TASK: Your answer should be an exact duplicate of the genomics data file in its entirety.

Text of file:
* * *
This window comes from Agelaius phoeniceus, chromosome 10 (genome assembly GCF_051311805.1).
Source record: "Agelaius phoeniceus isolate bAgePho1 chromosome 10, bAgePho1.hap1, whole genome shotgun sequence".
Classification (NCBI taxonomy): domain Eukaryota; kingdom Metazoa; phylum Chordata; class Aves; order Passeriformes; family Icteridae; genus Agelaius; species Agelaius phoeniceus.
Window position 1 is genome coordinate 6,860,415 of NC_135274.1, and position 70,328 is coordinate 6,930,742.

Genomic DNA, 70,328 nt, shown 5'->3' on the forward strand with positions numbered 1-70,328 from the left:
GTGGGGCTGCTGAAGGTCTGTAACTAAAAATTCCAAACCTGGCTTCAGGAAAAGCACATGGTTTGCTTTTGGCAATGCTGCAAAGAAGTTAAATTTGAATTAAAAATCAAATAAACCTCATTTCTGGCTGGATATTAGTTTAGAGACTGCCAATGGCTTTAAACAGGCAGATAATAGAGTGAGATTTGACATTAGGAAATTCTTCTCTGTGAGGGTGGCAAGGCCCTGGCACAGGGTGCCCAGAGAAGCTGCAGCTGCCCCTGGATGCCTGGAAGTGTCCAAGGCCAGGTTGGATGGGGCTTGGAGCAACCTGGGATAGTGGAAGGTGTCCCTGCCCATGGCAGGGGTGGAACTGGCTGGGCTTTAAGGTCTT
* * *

This window comes from Agelaius phoeniceus, chromosome 10 (genome assembly GCF_051311805.1).
Source record: "Agelaius phoeniceus isolate bAgePho1 chromosome 10, bAgePho1.hap1, whole genome shotgun sequence".
Classification (NCBI taxonomy): domain Eukaryota; kingdom Metazoa; phylum Chordata; class Aves; order Passeriformes; family Icteridae; genus Agelaius; species Agelaius phoeniceus.
Window position 1 is genome coordinate 6,860,415 of NC_135274.1, and position 70,328 is coordinate 6,930,742.

Genomic DNA, 70,328 nt, shown 5'->3' on the forward strand with positions numbered 1-70,328 from the left:
GTGGGGCTGCTGAAGGTCTGTAACTAAAAATTCCAAACCTGGCTTCAGGAAAAGCACATGGTTTGCTTTTGGCAATGCTGCAAAGAAGTTAAATTTGAATTAAAAATCAAATAAACCTCATTTCTGGCTGGATATTAGTTTAGAGACTGCCAATGGCTTTAAACAGGCAGATAATAGAGTGAGATTTGACATTAGGAAATTCTTCTCTGTGAGGGTGGCAAGGCCCTGGCACAGGGTGCCCAGAGAAGCTGCAGCTGCCCCTGGATGCCTGGAAGTGTCCAAGGCCAGGTTGGATGGGGCTTGGAGCAACCTGGGATAGTGGAAGGTGTCCCTGCCCATGGCAGGGGTGGAACTGGCTGGGCTTTAAGGTCTT